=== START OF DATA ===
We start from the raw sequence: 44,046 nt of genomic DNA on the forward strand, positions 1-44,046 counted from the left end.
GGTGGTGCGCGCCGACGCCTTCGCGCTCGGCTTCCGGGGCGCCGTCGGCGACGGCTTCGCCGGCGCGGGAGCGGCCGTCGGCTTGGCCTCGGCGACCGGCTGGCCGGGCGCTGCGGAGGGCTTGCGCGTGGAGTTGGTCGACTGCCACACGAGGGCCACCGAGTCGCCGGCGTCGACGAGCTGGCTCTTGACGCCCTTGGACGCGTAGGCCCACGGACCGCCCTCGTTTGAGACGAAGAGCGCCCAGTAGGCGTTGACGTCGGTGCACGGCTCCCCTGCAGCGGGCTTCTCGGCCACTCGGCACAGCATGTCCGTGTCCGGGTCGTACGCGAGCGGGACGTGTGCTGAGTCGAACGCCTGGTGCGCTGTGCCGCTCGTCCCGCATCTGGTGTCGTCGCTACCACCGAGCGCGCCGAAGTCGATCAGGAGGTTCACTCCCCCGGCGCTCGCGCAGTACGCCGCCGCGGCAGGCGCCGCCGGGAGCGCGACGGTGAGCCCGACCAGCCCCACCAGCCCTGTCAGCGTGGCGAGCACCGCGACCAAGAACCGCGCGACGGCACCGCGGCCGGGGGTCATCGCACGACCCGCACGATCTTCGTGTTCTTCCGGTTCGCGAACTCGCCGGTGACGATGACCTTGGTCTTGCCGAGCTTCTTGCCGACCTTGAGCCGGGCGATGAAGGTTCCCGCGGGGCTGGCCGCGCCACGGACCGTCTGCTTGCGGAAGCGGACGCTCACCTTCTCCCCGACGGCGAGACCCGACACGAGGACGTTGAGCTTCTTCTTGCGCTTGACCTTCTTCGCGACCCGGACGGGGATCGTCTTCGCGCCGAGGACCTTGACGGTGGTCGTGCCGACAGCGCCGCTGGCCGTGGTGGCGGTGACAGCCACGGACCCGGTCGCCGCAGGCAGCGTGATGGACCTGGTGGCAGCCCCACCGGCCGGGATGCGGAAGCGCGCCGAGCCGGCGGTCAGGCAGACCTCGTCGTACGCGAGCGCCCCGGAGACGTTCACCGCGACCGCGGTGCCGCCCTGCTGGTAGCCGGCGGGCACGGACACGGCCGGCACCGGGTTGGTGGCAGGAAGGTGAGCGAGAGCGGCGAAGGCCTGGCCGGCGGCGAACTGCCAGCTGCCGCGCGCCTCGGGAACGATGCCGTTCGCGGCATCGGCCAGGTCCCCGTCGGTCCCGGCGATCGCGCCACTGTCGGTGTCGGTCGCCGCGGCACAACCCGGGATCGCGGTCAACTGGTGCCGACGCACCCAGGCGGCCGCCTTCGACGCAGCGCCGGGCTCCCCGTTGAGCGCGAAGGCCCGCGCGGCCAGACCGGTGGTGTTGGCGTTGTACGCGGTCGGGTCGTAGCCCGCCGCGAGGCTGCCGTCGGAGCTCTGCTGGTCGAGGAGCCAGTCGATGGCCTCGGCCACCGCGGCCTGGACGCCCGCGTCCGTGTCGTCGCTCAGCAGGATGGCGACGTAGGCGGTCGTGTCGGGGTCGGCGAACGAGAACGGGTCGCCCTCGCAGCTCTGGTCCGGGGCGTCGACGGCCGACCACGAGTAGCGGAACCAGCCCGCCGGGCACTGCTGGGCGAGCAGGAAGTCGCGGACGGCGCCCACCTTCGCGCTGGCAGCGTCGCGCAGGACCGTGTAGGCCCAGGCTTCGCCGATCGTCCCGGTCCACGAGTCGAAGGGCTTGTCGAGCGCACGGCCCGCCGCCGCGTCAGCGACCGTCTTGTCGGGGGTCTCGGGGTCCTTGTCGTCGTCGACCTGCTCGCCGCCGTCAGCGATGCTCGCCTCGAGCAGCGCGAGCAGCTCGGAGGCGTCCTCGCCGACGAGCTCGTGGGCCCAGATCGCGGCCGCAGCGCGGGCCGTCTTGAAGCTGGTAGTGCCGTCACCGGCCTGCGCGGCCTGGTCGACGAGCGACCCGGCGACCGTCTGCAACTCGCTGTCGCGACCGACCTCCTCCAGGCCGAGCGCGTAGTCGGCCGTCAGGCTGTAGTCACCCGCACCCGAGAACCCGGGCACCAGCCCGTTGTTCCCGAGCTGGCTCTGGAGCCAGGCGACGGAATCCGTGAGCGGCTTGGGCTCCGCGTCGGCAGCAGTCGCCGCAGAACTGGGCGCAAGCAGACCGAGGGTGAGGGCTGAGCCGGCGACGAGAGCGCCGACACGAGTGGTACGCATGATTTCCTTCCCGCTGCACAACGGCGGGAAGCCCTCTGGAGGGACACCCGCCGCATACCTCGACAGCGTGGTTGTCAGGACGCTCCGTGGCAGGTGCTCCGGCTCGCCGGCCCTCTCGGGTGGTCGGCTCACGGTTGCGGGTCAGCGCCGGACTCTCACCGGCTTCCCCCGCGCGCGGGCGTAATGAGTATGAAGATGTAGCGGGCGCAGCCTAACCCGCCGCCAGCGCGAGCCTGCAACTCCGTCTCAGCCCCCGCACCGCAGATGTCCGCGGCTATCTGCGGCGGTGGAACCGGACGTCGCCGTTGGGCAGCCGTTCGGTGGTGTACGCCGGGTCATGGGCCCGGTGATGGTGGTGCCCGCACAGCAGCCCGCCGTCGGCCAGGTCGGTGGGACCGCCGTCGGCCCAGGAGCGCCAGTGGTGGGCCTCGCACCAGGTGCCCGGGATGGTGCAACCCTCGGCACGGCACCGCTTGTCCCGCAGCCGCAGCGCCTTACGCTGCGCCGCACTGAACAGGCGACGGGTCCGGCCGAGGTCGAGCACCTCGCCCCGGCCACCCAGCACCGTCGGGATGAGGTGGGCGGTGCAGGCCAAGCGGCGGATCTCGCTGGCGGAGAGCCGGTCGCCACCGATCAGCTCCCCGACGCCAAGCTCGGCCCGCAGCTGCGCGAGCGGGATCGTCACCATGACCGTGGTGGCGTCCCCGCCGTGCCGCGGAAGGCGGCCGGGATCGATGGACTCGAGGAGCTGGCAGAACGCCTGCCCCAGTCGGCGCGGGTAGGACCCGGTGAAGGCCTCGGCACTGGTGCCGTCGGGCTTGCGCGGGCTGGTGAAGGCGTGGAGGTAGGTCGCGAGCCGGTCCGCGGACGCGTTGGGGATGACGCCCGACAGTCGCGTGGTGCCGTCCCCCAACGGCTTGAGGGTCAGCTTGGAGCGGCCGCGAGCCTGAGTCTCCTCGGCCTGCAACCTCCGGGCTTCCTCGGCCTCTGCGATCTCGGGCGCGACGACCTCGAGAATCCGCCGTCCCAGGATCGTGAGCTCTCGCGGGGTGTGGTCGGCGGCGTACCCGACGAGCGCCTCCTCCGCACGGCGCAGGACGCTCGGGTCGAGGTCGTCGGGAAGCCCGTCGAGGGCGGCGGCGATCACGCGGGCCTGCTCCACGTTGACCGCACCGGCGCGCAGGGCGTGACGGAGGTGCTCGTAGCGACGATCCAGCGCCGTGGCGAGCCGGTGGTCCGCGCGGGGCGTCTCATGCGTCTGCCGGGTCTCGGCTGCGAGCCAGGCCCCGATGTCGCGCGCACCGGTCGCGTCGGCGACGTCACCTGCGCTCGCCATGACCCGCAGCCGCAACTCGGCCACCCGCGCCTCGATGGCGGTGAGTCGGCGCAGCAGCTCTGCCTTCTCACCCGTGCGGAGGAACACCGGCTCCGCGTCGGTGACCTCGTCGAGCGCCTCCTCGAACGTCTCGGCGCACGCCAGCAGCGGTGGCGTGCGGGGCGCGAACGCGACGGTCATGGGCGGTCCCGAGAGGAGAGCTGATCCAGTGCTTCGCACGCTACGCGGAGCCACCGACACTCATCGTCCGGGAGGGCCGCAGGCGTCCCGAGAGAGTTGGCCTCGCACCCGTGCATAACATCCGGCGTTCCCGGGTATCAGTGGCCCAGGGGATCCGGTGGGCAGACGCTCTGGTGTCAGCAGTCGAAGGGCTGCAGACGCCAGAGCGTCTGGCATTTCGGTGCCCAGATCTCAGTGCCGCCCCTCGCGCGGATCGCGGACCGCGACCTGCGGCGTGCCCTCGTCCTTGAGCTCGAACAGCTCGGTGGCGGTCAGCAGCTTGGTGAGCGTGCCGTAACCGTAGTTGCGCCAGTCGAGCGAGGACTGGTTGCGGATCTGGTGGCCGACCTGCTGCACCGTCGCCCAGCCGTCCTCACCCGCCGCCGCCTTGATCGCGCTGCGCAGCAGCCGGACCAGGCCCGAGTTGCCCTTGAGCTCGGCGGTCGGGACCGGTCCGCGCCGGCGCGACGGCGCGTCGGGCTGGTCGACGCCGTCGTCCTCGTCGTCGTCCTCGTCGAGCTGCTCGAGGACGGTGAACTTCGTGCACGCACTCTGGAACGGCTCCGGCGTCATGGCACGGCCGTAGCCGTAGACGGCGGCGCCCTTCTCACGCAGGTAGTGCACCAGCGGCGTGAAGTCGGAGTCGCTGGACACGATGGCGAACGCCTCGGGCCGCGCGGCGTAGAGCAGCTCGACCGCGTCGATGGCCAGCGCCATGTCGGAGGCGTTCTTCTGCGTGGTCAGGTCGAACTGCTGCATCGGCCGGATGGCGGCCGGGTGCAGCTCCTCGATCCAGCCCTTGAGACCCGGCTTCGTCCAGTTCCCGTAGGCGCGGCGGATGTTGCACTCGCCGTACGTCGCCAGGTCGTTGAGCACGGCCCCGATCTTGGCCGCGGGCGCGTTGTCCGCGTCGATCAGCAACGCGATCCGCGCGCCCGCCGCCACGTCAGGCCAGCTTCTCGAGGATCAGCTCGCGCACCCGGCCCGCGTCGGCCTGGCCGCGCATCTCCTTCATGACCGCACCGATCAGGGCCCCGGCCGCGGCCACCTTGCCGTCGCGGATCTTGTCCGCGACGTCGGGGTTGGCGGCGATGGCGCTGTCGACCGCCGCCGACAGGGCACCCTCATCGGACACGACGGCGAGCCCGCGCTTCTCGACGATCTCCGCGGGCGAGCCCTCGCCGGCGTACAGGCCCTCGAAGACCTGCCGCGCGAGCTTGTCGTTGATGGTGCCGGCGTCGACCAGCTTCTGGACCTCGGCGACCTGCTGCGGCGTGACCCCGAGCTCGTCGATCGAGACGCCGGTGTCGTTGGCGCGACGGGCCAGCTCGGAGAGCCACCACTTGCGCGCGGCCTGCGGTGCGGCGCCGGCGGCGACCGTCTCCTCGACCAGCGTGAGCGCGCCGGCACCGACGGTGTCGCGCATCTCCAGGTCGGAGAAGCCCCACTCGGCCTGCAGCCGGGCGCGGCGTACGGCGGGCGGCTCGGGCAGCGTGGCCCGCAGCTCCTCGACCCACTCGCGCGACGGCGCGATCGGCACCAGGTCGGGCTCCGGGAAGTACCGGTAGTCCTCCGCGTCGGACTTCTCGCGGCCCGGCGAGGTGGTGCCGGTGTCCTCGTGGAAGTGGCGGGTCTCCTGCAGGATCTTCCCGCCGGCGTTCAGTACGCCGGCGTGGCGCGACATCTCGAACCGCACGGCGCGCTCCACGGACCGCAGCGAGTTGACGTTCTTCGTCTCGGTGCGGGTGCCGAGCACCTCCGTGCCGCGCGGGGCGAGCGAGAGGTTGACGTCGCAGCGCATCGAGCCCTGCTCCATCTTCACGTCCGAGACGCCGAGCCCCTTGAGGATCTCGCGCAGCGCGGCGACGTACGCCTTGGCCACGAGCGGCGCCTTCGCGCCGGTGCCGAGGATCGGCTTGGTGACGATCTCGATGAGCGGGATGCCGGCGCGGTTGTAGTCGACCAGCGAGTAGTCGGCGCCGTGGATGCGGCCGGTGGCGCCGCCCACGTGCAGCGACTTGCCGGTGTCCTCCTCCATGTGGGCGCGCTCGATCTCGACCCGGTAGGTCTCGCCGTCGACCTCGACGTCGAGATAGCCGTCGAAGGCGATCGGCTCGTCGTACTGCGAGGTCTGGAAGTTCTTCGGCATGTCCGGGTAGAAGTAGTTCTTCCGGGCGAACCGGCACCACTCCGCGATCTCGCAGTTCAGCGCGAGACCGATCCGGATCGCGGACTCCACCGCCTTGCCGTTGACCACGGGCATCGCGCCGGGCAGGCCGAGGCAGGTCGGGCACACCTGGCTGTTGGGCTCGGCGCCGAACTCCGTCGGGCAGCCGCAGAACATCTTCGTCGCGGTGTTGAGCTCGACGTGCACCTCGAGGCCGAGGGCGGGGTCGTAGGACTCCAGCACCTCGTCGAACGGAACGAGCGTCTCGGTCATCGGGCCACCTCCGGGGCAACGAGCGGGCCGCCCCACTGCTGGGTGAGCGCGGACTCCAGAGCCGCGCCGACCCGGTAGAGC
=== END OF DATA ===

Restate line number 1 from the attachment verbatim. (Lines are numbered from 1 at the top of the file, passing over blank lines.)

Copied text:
We start from the raw sequence: 44,046 nt of genomic DNA on the forward strand, positions 1-44,046 counted from the left end.